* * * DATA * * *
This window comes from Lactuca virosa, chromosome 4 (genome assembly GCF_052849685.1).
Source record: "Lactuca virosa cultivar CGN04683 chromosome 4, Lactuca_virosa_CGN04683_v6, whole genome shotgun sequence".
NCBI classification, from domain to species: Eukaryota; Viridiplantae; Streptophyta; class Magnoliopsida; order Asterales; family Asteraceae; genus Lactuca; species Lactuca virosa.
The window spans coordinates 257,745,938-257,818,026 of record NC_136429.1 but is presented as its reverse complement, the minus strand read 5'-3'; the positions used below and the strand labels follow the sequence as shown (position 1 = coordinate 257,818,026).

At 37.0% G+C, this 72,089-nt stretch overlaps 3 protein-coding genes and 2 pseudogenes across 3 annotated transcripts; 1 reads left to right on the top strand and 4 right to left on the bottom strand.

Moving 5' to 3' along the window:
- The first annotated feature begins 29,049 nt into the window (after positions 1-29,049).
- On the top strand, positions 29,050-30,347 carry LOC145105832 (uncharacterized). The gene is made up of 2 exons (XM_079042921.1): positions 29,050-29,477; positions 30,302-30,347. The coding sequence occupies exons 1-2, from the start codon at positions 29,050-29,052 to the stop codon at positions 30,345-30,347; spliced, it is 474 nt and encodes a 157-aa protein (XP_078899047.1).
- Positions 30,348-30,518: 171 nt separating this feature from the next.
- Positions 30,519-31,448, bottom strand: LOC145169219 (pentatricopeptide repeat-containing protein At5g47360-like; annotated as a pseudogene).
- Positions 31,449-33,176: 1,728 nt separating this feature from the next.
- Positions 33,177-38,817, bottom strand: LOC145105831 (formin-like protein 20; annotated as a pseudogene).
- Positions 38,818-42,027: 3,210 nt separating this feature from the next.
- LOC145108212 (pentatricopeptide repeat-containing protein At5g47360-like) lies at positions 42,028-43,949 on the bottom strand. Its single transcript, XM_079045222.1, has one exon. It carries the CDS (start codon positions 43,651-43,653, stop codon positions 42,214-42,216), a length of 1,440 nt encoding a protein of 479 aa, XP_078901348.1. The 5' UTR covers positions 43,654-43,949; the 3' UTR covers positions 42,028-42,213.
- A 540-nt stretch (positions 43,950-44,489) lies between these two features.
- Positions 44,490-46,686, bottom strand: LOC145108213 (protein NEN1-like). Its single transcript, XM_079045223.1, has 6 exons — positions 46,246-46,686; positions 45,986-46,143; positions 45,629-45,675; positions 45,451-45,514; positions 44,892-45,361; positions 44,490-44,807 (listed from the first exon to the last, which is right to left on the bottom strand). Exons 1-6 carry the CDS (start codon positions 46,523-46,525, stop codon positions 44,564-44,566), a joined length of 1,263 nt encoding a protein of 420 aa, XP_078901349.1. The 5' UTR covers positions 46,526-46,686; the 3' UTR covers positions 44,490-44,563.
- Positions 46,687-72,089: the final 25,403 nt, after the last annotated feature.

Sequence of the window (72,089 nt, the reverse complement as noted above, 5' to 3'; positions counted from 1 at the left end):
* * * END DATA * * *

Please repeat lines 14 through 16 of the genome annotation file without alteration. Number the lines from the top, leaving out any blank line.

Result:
- LOC145108212 (pentatricopeptide repeat-containing protein At5g47360-like) lies at positions 42,028-43,949 on the bottom strand. Its single transcript, XM_079045222.1, has one exon. It carries the CDS (start codon positions 43,651-43,653, stop codon positions 42,214-42,216), a length of 1,440 nt encoding a protein of 479 aa, XP_078901348.1. The 5' UTR covers positions 43,654-43,949; the 3' UTR covers positions 42,028-42,213.
- A 540-nt stretch (positions 43,950-44,489) lies between these two features.
- Positions 44,490-46,686, bottom strand: LOC145108213 (protein NEN1-like). Its single transcript, XM_079045223.1, has 6 exons — positions 46,246-46,686; positions 45,986-46,143; positions 45,629-45,675; positions 45,451-45,514; positions 44,892-45,361; positions 44,490-44,807 (listed from the first exon to the last, which is right to left on the bottom strand). Exons 1-6 carry the CDS (start codon positions 46,523-46,525, stop codon positions 44,564-44,566), a joined length of 1,263 nt encoding a protein of 420 aa, XP_078901349.1. The 5' UTR covers positions 46,526-46,686; the 3' UTR covers positions 44,490-44,563.